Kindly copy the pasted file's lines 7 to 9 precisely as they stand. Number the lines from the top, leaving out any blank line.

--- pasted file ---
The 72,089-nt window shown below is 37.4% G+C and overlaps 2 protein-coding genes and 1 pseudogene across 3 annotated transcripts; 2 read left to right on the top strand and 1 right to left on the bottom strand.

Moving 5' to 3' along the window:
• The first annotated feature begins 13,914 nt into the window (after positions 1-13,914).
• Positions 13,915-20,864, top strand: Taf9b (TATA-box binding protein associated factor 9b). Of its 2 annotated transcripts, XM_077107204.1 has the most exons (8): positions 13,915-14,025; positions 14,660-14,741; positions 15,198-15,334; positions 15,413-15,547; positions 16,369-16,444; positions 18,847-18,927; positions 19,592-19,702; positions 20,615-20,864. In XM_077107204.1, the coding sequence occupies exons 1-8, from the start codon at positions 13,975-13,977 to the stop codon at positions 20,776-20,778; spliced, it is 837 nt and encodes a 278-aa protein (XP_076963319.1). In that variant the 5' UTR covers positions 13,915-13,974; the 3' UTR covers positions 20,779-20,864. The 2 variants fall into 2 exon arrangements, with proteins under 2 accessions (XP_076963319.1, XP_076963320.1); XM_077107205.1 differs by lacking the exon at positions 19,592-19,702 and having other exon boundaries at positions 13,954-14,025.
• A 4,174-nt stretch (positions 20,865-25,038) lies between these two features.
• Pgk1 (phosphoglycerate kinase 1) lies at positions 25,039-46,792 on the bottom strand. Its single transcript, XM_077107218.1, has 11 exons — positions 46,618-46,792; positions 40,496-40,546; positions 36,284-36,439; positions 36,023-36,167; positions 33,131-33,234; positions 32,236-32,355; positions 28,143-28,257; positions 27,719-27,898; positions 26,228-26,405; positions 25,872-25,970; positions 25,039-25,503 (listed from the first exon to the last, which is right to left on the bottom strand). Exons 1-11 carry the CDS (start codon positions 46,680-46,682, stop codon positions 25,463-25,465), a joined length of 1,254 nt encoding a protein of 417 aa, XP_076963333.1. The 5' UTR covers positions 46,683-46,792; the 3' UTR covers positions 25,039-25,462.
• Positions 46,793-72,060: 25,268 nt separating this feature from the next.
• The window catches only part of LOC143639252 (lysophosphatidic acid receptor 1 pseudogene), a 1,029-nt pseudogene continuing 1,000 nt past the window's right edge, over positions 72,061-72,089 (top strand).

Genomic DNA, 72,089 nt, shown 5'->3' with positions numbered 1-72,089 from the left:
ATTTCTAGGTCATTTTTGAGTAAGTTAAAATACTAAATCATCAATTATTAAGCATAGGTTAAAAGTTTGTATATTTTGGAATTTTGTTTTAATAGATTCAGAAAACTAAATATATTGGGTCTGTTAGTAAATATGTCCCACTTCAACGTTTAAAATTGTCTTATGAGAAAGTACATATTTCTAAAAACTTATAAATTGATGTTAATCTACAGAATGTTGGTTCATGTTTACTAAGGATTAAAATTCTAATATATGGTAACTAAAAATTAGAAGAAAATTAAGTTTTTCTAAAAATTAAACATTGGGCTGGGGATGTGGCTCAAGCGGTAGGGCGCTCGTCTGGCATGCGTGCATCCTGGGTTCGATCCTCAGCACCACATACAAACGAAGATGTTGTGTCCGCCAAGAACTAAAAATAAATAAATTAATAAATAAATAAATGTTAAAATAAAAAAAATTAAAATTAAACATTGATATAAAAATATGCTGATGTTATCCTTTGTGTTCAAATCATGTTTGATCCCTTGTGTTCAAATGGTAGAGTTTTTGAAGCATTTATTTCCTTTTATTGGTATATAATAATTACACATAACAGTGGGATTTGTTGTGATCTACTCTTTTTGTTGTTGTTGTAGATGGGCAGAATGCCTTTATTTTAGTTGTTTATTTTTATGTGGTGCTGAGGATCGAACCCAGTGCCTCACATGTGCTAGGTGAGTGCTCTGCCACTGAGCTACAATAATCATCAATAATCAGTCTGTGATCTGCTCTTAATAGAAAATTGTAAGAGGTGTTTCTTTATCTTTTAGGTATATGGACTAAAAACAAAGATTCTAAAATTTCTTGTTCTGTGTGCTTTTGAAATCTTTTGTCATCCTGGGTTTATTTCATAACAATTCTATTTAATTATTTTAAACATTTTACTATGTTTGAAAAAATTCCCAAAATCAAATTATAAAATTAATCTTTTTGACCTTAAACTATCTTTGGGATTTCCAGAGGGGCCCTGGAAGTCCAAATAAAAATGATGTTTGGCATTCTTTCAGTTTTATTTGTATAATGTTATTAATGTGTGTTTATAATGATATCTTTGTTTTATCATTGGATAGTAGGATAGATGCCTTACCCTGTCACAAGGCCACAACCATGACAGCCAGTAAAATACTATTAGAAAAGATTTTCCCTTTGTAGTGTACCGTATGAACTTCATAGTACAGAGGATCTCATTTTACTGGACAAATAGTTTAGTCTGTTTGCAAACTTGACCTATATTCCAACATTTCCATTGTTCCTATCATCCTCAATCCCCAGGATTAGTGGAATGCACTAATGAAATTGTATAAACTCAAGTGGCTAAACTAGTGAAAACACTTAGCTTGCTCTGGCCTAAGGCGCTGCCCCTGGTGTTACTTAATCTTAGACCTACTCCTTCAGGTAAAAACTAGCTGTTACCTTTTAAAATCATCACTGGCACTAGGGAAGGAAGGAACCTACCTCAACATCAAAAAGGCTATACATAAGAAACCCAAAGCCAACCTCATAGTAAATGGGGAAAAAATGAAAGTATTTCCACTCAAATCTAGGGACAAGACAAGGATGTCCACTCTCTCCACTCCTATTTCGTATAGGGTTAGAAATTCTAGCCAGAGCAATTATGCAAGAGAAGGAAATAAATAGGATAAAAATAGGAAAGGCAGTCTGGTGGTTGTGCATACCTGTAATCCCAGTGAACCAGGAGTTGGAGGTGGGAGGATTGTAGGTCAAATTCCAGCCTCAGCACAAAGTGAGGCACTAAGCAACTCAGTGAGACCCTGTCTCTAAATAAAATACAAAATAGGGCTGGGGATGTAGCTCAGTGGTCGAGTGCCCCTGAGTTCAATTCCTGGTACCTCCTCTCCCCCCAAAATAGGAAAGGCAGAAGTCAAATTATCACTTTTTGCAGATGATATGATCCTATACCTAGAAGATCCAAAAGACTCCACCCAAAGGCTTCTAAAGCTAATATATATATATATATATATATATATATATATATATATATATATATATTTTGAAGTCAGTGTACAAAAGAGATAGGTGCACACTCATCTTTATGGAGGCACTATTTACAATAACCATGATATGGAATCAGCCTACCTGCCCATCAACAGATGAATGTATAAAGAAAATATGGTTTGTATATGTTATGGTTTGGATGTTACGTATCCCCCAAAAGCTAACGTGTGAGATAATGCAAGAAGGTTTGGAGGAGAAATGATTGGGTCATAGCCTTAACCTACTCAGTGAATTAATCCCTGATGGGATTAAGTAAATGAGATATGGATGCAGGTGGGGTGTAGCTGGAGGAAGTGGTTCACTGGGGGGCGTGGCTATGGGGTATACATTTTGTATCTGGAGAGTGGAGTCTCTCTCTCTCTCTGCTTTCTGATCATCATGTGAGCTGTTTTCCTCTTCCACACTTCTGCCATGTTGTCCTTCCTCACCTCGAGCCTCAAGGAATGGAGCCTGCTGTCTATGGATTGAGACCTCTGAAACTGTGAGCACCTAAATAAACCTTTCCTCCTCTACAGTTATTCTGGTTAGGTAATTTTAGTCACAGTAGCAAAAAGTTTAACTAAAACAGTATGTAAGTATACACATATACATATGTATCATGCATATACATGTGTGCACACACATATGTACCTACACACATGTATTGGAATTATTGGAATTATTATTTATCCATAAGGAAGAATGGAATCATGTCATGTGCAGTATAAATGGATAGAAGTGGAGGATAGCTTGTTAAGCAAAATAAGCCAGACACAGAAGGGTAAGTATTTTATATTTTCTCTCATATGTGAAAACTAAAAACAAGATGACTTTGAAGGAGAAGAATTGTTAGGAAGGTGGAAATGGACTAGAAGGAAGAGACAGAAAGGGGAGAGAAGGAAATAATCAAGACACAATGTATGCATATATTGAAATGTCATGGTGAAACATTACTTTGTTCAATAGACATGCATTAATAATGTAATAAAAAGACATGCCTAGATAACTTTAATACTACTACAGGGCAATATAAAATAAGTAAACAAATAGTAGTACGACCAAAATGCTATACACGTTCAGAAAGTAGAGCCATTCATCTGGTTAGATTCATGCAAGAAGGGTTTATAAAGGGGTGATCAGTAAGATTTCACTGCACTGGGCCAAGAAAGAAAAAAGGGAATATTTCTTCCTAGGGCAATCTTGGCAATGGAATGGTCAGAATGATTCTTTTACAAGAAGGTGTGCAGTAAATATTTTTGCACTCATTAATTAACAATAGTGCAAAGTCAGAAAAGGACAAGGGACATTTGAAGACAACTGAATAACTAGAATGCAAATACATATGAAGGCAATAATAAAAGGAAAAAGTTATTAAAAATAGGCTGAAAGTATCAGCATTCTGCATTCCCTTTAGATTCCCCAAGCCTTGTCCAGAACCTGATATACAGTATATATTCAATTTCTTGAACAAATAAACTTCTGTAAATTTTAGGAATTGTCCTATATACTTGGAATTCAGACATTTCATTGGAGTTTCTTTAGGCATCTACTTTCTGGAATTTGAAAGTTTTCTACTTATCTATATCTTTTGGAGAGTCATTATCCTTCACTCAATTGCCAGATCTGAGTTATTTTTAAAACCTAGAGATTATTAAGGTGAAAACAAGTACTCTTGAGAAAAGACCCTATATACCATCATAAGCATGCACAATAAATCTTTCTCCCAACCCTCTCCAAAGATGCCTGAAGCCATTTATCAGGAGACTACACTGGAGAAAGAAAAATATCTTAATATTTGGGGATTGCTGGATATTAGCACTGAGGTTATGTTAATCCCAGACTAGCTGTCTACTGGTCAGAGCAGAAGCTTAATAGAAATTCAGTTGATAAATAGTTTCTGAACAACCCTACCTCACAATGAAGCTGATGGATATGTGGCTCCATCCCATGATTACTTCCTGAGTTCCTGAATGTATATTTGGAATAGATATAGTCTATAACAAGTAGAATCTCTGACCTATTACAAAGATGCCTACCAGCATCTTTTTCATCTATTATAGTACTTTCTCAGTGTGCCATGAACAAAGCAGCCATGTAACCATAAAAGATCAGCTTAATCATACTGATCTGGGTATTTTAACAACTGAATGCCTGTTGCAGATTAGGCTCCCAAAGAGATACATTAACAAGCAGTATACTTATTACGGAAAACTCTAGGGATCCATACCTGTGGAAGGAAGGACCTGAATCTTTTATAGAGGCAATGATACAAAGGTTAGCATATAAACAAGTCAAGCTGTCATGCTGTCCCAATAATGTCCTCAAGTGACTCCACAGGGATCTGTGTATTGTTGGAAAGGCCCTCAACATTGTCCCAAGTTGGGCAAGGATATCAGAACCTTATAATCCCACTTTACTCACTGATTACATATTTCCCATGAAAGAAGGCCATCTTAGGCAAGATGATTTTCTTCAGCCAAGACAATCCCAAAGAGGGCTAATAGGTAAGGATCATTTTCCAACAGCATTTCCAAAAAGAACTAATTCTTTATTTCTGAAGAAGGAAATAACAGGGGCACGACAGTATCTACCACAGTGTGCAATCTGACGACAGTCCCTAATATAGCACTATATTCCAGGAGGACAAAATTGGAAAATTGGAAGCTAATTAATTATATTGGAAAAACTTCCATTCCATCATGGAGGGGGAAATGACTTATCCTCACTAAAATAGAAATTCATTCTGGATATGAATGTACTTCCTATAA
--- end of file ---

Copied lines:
• Positions 46,793-72,060: 25,268 nt separating this feature from the next.
• The window catches only part of LOC143639252 (lysophosphatidic acid receptor 1 pseudogene), a 1,029-nt pseudogene continuing 1,000 nt past the window's right edge, over positions 72,061-72,089 (top strand).

Genomic DNA, 72,089 nt, shown 5'->3' with positions numbered 1-72,089 from the left: